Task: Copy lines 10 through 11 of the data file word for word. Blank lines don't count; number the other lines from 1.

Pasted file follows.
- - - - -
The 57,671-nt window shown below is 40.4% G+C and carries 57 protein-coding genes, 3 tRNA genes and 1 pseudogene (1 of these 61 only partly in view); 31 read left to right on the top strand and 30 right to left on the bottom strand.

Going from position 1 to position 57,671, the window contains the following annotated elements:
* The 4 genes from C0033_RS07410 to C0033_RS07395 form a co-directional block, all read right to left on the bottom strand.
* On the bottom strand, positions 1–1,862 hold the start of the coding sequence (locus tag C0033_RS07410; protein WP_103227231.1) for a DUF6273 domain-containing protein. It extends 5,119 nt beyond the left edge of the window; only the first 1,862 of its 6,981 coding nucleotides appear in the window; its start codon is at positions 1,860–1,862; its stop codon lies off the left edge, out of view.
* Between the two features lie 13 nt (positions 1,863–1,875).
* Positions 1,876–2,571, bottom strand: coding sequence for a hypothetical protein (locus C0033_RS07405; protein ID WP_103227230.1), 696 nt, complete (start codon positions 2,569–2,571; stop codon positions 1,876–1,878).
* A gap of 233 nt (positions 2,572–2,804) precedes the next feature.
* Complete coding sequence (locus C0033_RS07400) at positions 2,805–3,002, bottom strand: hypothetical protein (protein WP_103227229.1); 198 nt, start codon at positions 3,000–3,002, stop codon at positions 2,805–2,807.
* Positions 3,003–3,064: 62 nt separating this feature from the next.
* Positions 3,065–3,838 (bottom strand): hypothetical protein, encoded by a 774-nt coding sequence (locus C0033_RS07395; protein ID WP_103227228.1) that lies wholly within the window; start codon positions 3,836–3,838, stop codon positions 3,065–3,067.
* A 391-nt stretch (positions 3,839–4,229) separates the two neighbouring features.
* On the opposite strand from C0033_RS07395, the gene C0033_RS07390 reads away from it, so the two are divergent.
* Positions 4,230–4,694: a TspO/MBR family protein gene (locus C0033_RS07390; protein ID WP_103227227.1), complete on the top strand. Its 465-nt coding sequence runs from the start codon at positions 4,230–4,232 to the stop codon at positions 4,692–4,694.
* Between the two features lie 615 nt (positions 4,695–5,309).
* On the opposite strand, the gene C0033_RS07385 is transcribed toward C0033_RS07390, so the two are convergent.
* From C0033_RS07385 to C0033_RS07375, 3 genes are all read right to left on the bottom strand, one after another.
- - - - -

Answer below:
* Positions 3,065–3,838 (bottom strand): hypothetical protein, encoded by a 774-nt coding sequence (locus C0033_RS07395; protein ID WP_103227228.1) that lies wholly within the window; start codon positions 3,836–3,838, stop codon positions 3,065–3,067.
* A 391-nt stretch (positions 3,839–4,229) separates the two neighbouring features.